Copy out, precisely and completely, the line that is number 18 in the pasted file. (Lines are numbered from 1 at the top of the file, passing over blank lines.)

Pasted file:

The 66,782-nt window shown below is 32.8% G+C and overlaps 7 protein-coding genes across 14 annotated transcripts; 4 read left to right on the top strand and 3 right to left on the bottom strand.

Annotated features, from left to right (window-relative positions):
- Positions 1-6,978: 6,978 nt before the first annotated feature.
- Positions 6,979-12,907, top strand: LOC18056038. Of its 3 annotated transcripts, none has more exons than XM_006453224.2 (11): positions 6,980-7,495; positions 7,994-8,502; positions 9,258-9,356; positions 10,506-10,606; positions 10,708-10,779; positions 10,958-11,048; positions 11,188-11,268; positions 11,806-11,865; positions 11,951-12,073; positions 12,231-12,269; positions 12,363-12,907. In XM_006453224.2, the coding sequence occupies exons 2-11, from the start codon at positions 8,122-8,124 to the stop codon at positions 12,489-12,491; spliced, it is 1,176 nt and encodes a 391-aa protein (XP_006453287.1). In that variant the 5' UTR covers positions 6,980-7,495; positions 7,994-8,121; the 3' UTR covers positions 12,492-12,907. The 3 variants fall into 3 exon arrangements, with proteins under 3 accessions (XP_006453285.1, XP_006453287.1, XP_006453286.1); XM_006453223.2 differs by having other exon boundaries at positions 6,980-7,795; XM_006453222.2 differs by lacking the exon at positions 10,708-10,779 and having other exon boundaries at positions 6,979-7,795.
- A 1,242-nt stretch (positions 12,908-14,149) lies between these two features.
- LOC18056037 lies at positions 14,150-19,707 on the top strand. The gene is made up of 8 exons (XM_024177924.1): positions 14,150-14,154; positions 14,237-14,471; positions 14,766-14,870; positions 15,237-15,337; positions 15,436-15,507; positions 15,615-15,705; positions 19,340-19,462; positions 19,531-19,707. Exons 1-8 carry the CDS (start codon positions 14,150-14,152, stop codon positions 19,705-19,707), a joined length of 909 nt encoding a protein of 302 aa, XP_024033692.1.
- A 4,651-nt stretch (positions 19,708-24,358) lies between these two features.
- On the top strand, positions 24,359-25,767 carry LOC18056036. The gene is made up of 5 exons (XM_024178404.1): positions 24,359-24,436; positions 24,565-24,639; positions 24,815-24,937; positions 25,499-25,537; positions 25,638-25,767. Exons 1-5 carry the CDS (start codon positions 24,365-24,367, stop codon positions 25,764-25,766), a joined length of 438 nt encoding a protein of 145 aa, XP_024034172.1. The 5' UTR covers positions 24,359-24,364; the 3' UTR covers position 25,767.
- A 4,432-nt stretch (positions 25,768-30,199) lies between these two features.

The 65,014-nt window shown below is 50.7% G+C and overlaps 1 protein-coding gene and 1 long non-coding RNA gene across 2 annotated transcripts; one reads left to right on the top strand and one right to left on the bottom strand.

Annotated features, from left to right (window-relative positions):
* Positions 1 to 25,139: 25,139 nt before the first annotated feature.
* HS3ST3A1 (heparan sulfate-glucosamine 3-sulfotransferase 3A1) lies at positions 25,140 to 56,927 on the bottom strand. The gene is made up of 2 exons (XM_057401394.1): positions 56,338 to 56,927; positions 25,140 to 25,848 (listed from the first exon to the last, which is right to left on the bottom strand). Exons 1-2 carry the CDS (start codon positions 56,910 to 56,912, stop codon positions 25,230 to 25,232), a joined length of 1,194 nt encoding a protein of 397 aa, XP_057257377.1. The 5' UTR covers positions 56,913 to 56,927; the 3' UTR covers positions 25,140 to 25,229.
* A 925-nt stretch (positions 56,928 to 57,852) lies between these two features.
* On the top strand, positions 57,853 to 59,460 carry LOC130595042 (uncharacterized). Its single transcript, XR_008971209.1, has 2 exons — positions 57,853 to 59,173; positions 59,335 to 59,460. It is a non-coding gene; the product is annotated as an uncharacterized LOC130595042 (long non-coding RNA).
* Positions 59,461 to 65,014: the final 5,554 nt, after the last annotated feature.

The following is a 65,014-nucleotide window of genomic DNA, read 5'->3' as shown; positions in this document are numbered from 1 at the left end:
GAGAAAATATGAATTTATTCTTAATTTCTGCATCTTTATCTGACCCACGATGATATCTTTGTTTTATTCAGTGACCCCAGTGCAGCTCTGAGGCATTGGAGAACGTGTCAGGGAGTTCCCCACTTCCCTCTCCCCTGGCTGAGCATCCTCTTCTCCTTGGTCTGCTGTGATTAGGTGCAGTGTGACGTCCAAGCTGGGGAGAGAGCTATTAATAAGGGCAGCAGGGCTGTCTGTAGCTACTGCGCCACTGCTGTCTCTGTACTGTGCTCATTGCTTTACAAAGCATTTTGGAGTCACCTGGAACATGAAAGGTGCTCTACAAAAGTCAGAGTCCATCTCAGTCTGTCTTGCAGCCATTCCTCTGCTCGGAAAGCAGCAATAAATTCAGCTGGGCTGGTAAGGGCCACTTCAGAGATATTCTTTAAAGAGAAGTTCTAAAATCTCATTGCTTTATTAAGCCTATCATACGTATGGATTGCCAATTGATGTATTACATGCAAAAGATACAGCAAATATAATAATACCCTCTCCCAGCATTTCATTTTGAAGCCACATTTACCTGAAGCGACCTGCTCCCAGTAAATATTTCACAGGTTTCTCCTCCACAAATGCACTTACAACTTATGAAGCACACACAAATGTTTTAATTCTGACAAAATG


GAGAAAATATGAATTTATTCTTAATTTCTGCATCTTTATCTGACCCACGATGATATCTTTGTTTTATTCAGTGACCCCAGTGCAGCTCTGAGGCATTGGAGAACGTGTCAGGGAGTTCCCCACTTCCCTCTCCCCTGGCTGAGCATCCTCTTCTCCTTGGTCTGCTGTGATTAGGTGCAGTGTGACGTCCAAGCTGGGGAGAGAGCTATTAATAAGGGCAGCAGGGCTGTCTGTAGCTACTGCGCCACTGCTGTCTCTGTACTGTGCTCATTGCTTTACAAAGCATTTTGGAGTCACCTGGAACATGAAAGGTGCTCTACAAAAGTCAGAGTCCATCTCAGTCTGTCTTGCAGCCATTCCTCTGCTCGGAAAGCAGCAATAAATTCAGCTGGGCTGGTAAGGGCCACTTCAGAGATATTCTTTAAAGAGAAGTTCTAAAATCTCATTGCTTTATTAAGCCTATCATACGTATGGATTGCCAATTGATGTATTACATGCAAAAGATACAGCAAATATAATAATACCCTCTCCCAGCATTTCATTTTGAAGCCACATTTACCTGAAGCGACCTGCTCCCAGTAAATATTTCACAGGTTTCTCCTCCACAAATGCACTTACAACTTATGAAGCACACACAAATGTTTTAATTCTGACAAAATG